Preventing Medical Malpractice and Compensating Victimized Patients in China: a Law and Economics Perspective
PhD student: Mr X. Yu
Promotors: Prof M.G. Faure, Dr N.J. Philipsen
Duration: 1/9/2012 - 31/8/2016
PhD defence: Maastricht, 15/2/2017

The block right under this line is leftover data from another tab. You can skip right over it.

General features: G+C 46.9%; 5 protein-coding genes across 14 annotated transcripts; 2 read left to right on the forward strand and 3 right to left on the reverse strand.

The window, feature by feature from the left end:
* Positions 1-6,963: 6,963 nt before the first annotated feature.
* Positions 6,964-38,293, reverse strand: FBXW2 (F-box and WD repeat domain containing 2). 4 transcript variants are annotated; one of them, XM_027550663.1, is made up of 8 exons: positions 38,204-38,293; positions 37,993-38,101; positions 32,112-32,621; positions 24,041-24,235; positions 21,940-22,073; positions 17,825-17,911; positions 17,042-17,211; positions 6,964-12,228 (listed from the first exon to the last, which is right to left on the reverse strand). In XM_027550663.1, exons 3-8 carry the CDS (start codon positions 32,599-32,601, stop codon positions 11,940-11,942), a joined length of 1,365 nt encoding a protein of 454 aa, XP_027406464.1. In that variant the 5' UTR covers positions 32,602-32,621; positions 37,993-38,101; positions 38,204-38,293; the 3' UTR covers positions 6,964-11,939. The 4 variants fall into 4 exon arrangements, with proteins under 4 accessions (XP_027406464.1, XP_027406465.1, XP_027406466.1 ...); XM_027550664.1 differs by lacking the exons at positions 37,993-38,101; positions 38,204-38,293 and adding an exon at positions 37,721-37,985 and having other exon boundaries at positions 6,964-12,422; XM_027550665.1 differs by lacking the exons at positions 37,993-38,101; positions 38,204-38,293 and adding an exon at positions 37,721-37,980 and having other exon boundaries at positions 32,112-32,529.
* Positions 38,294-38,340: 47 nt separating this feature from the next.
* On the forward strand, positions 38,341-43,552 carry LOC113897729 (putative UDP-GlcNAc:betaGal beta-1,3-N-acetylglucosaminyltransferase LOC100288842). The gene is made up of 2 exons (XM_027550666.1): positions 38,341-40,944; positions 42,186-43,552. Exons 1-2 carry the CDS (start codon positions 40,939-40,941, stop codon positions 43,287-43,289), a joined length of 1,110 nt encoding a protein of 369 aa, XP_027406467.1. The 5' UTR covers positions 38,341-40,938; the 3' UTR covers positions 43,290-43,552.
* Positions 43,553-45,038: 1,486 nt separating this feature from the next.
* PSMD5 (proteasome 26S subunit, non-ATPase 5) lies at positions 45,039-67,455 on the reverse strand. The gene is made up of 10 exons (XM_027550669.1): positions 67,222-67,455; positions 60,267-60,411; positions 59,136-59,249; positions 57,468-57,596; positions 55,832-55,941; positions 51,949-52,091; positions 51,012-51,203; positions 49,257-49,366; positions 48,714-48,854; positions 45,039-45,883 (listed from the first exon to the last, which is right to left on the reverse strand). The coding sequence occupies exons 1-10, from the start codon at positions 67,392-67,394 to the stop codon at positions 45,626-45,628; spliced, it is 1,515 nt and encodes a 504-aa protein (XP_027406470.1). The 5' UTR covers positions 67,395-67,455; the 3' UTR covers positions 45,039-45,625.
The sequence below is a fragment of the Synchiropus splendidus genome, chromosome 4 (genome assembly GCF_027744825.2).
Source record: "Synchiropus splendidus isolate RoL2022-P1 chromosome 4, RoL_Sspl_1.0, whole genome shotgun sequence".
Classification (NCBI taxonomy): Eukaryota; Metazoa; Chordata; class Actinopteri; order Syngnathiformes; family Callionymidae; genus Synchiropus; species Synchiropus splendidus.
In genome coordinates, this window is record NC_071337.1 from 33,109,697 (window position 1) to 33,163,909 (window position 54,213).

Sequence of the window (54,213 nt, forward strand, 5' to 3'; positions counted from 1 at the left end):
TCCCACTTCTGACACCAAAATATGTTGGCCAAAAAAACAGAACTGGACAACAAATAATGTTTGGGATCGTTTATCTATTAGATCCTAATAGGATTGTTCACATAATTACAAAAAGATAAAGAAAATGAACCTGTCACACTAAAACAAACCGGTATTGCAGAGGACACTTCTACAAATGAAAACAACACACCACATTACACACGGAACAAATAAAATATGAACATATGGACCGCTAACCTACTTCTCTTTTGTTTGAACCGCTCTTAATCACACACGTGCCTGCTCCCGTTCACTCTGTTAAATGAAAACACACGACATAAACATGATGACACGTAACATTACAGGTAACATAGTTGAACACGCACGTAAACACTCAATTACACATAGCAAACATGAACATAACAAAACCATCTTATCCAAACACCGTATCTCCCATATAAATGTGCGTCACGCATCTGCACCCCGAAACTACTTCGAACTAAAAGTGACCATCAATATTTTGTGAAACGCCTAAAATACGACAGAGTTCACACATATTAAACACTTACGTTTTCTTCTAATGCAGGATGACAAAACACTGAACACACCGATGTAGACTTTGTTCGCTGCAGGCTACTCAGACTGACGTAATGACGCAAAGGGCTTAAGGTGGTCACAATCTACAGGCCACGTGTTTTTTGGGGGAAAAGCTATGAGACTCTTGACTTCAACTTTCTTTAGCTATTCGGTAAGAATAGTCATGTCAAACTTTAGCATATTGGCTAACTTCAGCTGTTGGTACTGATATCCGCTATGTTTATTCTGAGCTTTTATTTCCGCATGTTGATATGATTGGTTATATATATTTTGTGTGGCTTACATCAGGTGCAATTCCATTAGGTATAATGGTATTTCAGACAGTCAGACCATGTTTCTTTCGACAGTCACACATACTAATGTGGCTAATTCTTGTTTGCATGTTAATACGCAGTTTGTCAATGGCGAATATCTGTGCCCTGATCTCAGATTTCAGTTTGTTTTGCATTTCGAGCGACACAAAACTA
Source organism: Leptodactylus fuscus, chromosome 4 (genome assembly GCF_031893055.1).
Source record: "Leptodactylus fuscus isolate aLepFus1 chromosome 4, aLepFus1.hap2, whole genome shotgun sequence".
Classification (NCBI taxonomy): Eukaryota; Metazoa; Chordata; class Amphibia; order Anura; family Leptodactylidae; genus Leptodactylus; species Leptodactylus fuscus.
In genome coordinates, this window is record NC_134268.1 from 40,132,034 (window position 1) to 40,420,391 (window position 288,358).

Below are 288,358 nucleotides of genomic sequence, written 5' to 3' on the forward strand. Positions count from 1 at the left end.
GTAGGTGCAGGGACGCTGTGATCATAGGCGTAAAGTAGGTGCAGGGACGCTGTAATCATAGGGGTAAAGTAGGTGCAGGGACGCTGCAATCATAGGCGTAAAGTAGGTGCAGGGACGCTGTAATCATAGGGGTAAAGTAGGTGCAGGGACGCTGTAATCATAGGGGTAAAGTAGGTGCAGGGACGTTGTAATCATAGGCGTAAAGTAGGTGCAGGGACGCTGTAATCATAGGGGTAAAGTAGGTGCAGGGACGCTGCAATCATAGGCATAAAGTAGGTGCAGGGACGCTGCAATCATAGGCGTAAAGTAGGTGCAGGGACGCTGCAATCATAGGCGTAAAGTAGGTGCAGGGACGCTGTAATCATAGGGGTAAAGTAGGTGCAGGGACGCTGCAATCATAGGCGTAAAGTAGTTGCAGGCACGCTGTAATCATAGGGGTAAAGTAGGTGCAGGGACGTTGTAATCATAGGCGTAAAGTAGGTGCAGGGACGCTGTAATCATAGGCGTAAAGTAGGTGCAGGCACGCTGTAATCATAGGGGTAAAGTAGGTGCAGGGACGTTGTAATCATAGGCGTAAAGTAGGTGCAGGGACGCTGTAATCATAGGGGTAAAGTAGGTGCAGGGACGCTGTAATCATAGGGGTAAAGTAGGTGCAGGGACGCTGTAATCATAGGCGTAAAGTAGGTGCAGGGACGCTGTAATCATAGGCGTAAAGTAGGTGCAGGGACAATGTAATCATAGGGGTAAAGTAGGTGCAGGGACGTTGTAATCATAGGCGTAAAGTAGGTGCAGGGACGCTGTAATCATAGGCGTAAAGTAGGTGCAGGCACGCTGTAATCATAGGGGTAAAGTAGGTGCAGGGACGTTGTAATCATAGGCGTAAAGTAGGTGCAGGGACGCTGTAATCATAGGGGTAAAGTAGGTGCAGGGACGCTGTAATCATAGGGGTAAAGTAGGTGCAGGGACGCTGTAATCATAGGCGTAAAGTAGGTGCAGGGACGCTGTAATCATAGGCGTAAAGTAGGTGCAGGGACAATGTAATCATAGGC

Research Background: Nowadays, for Chinas medical institutions, the risk of paying medical compensation is increasing, especially in 2002 when the State Council of China issued the Regulation on the Handling of Medical Accidents (hereinafter called the Regulation) and the Supreme Peoples Court of China passed Some Provisions on Evidence in Civil Procedures(hereinafter called the Provisions). On the one hand, the Regulation increases medical responsibilities that medical institutions or the staff members thereof bear and improves compensation standard. On the other hand, the Provisions provides that the medical institution shall be responsible for producing evidences to prove that there is no causal relationship between the medical act and the harmful consequences or it is not at fault. Therefore, the frequency and sum of medical malpractice claims show fast ascendant trend. On July 1st, 2010, Tort Law of the Peoples Republic of China (hereinafter called the Tort Law) came into effect. The title of Chapter of the Tort Law is Liability for Medical Malpractice, which aims at protecting the legitimate rights and interests of both the medical institutions and patients, clarifying medical liability, preventing and punishing medical malpractice, and promoting the social harmony and stability. Furthermore, compared with the increasing risks of medical claims, the problem of the tension of the physician-patient relationship or medical disputes is more serious. At present, the transformation from pure medical disputes into illegal beat-smash-disturb behavior is nothing new, which disrupts the normal medical order and injures medical personnel. And even in some places, a new occupation which is called hospital trouble maker comes into being. Simply to say, when a medical dispute happens, hospital trouble makers will appear. They help the patients to make trouble in the hospital, with a view to forcing the hospital to pay compensation fee. When the patients receive the compensation money, the hospital trouble makers will obtain the agreed commission. Consequently, medical personnel become lack of sense of security and reluctant to adopt high risk medical treatment technology. More unimaginably, in order to protect themselves, medical staffs of a hospital even work wearing steel helmets every day. -Theoretical Review: Medical malpractice is a topic of continual interest for the legal profession. With increasing moves towards the regulation of patients\' rights in the worldwide context, seeking to uncover the overall impact and success of different combinations of healthcare systems and regulatory regimes can only be a timely exercise. Lawyers in England, the United States and Canada will be familiar with the dominance of tort in dealing with malpractice issues. It remains an exceptional approach to base an action for malpractice on a contract between the practitioner/healthcare provider and the patient, certainly in the context of public care although the picture is more forgiving in private care. Yet the global picture reveals a greater pluralism beyond this common law, tort-centred approach. For most of the twentieth century the choice of a contract action in the German system determined a very different set of rules for any action based on a vicarious liability along with limiting the heads of damage available to the injured party. In Italy the shift to a contractual relationship has relied on copious theoretical discussion over how best this could be achieved. The increasingly serious doctor-patient disputes and the risk of medical malpractice greatly affect the normal medical order and threaten the safety of doctors. On the other hand, doctors risk aversion and \"defensive medicine\" also eventually damage the interests of patients. Therefore, we need an effective risk transfer tool to protect the legitimate rights and interests of the hospital, physicians and patients. Medical liability insurance is adapted to the needs of a better systematical arrangement. Some countries established medical liability insurance system nearly a hundred years ago, but China is still in the initial stage. In 1999, some areas such as Yunnan Province, Shenzhen City, and Beijing City piloted medical liability insurance. In the next year, a commercial insurance company launched the first nationwide medical liability insurance policy. At present, the development of Chinas medical liability insurance can be divided into two patterns, namely the government-leading mode, as well as commercial medical liability insuranceindependent development mode. However, because of the policy and market environment, the commercial medical liability insurance is faced with an awkward situationboth supply and demand are low, and the government-leading medical liability insurance is also confronting many obstacles and difficulties problems. In 2007, Ministry of Health, State Administration of traditional Chinese Medicine, Insurance Regulatory Commission jointly promulgated the Notice about Promoting the Medical Liability Insurance, which provides a good policy environment for the development of Chinas medical liability insurance. In 2011, some deputies to the Peoples Congress of China proposed that China should promote the establishment of mandatory medical liability insurance system, for the purpose of abating medical tangle. The present medical liability insurance system has three major deficiencies. Firstly, the extent of compensation of medical liability insurance is confined to medical malpractice. However, according to the so-called equitable liability rule, where neither the patient nor the doctor is at fault for the occurrence of a damage, both of them may share the damage based on the actual situations (Article 24 of the Tort Law). Obviously, medical liability insurance cannot cover this kind of indemnity. Secondly, the computation of medical liability insurance premium is not quite scientific. According to the present regulations of insurance companies, medical institutions procure insurance in terms of number of beds, doctors and operations, which gives rise to the phenomenon that most insurance companies delay the payment, restrict the compensation extent and hesitate to perform the insurance contract. Thirdly, the income of medical institutions and staff members thereof is very low, which limits the increase of premium. For the time being, most hospitals in China have very limited government financial input and the income of hospitals can only make them manage with an effort. Many small and medium-sized hospitals are facing larger survival issues. When medical damage occurs, it is usually not difficult to find that the income is not proportional to the compensation fee. At the moment, although the development of Chinas medical liability insurance is favored by the beneficial policy environment, it does not mean that many problems and difficulties can be smoothly done or easily solved. In fact, these problems can be partly ascribed to the short of in-depth research on medical system, law, market, rate of premium and risk control and so on. For instance, given China has set up the mandatory motor vehicle insurance system in 2007, the transition mode of Chinas medical liability insurance should be mandatory or introductory? Should it be equitable that the local government-leading medical liability mandatory insurance be mainly applied to large and medium-sized hospitals? Should medical liability insurance be able to solve or alleviate the problem of medical disputes? Should it be possible and practical to design medical liability insurance policy for accidents instead of claims? When medical disputes happen, should it be better for insurers to arrange a settlement with other parties or appear in court? Furthermore, many other countries have established their Medical Malpractice Insurance or Professional Liability Insurance system, which function effectively and successively. What are the medical tort laws or liability laws like in these countries? How do they handle the issue of medical liability insurance? What kind of lessons can people draw from them? The author wants to work them out. -The Goals Of The Research: (1) To examine and disclose foundations of medical liability and medical insurance; (2) To find or design an optimal medical liability insurance system for China, especially with the hope of promoting legislation or administrative regulation on medical liability insurance; (3) The comparative nature of this research may be conducive to researchers of other countries who are interested in Chinese legal characteristics and medical reform. -The Experimental Methods: (1) Comparative analysis of law; (2) Economic analysis of law.